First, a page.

The art of glassmaking traces its beginnings to ancient times in the early cultures of Mesopotamia and Egypt. As the centuries passed, glassmakers became very skilled in their mastery of this fiery material, and by the time of the Roman Empire, the ability to fuse together layers of colored glass to form the walls of a vessel offered the opportunity to carve sophisticated surface designs on these objects. This type of glass, known as cameo glass, was prized for its beauty and rarity, and is epitomized by the famous Portland Vase, a Roman example that is now in the British Museum. As the modern era approached, the incredible difficulty of making the multilayered glass blanks and the labor-intensive process required to carve and etch this fragile material discouraged most manufacturers from pursuing it, and although it was revived for a period in the 19th century, the technique lay dormant for most of the 20th century.
In the early 1980s, Kelsey Murphy was working as a graphic designer and sign painter in Cincinnati, when she began to experiment with the use of sandblasting apparatus to etch flat glass. After she achieved success in the elementary phases of this technique, she delved further into the glass decorating process, and with her partner, Robert Bomkamp (a former machinist in the aerospace industry), developed the ability to do highly detailed relief carvings in glass.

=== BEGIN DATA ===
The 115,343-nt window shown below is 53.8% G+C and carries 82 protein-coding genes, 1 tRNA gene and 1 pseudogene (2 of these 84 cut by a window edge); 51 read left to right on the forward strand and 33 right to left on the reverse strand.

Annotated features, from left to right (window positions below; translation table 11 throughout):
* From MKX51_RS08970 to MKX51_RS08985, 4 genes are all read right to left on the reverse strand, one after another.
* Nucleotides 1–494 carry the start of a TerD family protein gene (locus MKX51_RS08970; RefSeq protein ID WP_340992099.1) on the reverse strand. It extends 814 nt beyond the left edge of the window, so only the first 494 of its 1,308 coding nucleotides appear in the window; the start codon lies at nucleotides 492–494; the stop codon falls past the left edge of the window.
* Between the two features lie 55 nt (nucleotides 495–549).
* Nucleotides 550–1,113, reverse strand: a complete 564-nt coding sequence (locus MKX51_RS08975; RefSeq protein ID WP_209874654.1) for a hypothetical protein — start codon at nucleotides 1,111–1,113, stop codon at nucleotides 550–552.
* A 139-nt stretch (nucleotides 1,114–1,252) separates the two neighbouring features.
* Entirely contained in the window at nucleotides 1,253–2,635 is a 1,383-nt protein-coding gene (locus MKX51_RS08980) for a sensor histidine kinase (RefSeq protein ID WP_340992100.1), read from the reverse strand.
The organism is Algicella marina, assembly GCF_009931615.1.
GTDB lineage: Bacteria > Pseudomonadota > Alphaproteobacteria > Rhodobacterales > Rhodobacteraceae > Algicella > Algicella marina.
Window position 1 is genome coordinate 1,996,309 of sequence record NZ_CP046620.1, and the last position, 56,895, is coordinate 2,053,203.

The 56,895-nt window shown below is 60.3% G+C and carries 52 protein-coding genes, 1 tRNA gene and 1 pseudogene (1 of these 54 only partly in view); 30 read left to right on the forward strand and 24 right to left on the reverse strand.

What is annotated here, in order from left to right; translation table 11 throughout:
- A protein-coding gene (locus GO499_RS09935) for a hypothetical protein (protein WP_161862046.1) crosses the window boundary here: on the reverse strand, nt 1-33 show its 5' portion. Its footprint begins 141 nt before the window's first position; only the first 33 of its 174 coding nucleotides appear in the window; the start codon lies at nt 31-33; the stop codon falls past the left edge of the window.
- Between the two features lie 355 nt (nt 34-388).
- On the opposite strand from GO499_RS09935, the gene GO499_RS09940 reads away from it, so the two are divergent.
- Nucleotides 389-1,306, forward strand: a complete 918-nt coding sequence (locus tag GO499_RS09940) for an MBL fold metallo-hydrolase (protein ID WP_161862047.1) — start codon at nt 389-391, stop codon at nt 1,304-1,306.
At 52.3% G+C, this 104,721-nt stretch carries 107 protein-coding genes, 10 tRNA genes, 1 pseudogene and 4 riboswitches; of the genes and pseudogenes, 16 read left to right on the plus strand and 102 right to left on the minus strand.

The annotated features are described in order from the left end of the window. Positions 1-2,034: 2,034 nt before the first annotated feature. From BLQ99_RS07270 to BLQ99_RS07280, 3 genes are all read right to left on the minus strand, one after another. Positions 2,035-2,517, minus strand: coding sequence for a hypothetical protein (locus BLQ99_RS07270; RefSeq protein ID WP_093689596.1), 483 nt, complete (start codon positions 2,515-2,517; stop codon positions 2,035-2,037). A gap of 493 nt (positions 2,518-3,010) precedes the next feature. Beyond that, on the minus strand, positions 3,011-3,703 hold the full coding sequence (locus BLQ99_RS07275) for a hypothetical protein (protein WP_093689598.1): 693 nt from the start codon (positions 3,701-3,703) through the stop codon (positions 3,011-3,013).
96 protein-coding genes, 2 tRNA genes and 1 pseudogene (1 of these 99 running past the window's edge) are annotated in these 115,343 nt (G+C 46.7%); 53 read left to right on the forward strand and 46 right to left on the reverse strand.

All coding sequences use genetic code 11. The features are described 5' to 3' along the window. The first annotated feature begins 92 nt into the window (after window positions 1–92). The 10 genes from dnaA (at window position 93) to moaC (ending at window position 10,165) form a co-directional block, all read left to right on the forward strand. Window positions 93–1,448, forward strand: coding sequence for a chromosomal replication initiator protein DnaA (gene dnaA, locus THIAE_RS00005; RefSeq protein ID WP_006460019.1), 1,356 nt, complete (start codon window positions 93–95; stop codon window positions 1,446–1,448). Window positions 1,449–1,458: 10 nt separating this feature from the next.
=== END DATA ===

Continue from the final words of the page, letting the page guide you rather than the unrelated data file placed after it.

Seeking to move beyond flat glass, the team sought out a supplier of glass vessels, and that led them to Pilgrim Glass Corporation in Ceredo, West Virginia. This fortuitous meeting was quickly followed by a business agreement with Pilgrim and extensive experimentation with smaller items such as Pilgrim’s line of solid glass eggs. By 1986 they had graduated to far more sophisticated work, including the creation of a stunning cameo vase that portrayed the Statue of Liberty, a gift to Lee Iacocca for his work in the iconic statue’s restoration campaign. By this time, Pilgrim was completely sold on the potential of the new line, and in 1987 Kelsey and Bob moved to West Virginia to oversee the design and production of an extensive array of cameo glass for the company. The skilled glassblowers at Pilgrim were able to move from producing blanks with two layers of glass to the rarified territory of vessels with ten layers or more.
Sadly, this partnership came to an end when market conditions forced the closure of the Pilgrim factory in 2002. Among the legacies left behind were a number of uncarved cameo blanks, many of which were eventually acquired by Kelsey.
Through the patronage of Dr. Joseph Touma, who commissioned these pieces, Kelsey has produced a series of works from among the last of the remaining blanks that consist of five layers of glass or more. Decorated with scenes derived from nature, mythology, human figure studies and even local landmarks and townscapes, the works are stunning displays of the designers’ work as well as a tribute to the local craftsmen whose skill in blowing the vessels made it all possible. These objects join a smaller display of Pilgrim cameo pieces in the HMA Glass Gallery (gifts of Dr. Touma and his wife, Dr. Omayma Touma) to showcase the remarkably exuberant glass creations that sprang from this West Virginia-based venture.
Credit: Exhibition overview from museum website.